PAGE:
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BioMed Research International
Volume 2016 (2016), Article ID 4275904, 8 pages
Research Article

Functional Characterization of 9-/13-LOXs in Rice and Silencing Their Expressions to Improve Grain Qualities

1Department of Horticulture, Washington State University, Pullman, WA 99164, USA
2State Key Lab of Rice Biology, International Atomic Energy Agency Collaborating Center, Zhejiang University, Hangzhou, Zhejiang 310029, China
3Zhejiang Academy of Agricultural Sciences, Hangzhou, Zhejiang 310021, China
4Agricultural Extension Extending Stations, Shaoxing & Zhuji Agricultural Bureau, Shaoxing, Zhejiang 312000, China
5Institute for Wheat Research, Henan Academy of Agricultural Sciences, Zhengzhou, Henan 450002, China

Received 5 December 2015; Accepted 24 April 2016

Academic Editor: Sudhir Sopory

Copyright © 2016 Moytri RoyChowdhury et al. This is an open access article distributed under the Creative Commons Attribution License, which permits unrestricted use, distribution, and reproduction in any medium, provided the original work is properly cited.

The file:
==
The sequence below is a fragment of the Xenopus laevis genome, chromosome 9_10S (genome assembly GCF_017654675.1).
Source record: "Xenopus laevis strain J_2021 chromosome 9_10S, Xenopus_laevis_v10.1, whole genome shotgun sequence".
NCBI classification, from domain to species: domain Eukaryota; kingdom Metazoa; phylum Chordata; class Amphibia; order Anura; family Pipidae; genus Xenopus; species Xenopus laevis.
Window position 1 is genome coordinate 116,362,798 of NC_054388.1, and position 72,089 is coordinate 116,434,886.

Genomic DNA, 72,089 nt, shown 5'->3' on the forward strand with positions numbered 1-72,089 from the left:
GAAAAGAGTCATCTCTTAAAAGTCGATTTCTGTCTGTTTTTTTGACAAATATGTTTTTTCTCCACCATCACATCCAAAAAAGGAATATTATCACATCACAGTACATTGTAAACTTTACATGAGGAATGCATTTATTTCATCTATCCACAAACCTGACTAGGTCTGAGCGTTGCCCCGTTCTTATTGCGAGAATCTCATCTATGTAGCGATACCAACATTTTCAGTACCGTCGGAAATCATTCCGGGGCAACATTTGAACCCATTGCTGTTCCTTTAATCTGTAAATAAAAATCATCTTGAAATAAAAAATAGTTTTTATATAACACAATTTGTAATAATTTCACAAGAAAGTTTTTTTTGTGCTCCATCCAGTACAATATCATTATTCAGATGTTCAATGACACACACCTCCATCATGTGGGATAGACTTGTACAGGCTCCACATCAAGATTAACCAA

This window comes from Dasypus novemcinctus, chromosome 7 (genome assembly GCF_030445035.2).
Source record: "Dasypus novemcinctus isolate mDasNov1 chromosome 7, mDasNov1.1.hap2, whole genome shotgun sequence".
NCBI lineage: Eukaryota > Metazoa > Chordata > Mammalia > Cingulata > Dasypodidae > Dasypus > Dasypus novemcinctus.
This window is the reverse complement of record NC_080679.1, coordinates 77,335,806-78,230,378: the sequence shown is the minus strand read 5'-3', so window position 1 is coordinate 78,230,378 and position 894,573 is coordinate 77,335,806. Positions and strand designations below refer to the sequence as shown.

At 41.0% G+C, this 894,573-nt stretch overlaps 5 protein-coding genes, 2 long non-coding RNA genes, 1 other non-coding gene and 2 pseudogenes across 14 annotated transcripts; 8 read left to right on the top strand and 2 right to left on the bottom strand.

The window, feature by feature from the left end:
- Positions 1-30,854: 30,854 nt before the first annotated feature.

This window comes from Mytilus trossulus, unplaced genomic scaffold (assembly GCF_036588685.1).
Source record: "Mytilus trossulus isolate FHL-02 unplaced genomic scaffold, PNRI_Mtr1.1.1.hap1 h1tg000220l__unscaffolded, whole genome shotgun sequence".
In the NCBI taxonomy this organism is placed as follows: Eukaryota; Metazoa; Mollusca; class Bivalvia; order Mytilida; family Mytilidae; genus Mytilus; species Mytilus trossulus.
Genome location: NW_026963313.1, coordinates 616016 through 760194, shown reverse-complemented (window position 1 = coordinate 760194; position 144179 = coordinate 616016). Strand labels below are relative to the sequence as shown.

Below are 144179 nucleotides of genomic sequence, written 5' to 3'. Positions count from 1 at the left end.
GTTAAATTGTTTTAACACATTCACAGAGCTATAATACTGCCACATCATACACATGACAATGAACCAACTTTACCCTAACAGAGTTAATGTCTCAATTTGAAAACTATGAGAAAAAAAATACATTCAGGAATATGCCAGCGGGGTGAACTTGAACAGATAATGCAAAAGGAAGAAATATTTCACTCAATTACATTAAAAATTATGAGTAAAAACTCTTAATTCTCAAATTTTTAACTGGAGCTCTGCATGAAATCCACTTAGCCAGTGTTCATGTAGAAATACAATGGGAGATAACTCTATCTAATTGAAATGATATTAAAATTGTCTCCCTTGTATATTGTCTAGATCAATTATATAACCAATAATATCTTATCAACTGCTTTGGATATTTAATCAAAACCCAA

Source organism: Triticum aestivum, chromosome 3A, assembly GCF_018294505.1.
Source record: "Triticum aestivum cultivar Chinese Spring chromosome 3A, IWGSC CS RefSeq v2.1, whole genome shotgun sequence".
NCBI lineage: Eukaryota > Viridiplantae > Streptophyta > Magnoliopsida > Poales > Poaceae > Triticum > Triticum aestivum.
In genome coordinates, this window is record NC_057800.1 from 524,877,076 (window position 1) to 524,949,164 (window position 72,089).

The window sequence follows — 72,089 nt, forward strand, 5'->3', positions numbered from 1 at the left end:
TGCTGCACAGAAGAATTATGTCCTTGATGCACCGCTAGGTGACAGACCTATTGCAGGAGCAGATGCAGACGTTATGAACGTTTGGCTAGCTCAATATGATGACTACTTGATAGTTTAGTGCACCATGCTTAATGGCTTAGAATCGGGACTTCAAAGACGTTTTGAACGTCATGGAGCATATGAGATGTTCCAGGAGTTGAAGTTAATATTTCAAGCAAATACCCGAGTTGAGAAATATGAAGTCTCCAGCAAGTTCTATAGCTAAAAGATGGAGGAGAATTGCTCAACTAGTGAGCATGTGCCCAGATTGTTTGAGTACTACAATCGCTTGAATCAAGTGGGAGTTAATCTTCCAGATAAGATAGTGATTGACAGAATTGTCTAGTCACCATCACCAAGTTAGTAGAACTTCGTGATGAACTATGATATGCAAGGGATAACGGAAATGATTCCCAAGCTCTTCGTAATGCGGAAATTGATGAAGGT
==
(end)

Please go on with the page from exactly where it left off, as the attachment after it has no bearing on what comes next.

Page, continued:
Lipoxygenases (LOXs) are involved in oxidative rancidity and render rice unsuitable for human consumption. Here, RNA interference- (RNAi-) induced gene expression inhibition was used to analyze the functions of the bran/seed-specific LOXs in rice. r9-LOX1 and L-2 (9-LOX category) were the candidate genes expressing a bran/seed-specific LOX, while RCI-1 was (13-LOX category) a plastid-specific LOX. Real-time PCR showed that three LOXs were cultivar/tissue specific expression on a certain level. r9-LOX1 and L-2 were generally much higher in active bran/seed than in stabilized bran, mature seed, and regenerated plant. RCI-1 was barely expressed in seed. In transgenic lines, r9-LOX1, as well as L-2, expression was dramatically downregulated, compared to the nontransgenic controls. SPME/GC-MS analysis of r9-LOX1 RNAi transgenic lines showed 74.33% decrease in nonanal content (formed during oxidation of linoleic acid by lipoxygenase), but 388.24% increase in acetic acid and 184.84% hexanal (direct products of 13-LOX). These results indicate that r9-LOX1 positively regulates the amount of nonanal but negatively regulates acetic acid and hexanal. The negative regulation may be due to a mechanism of negative feedback between LOX family members. The information will help comprehensively understand the function of the bran/seed-specific LOXs, r9-LOX1, and improve the storage quality in the future.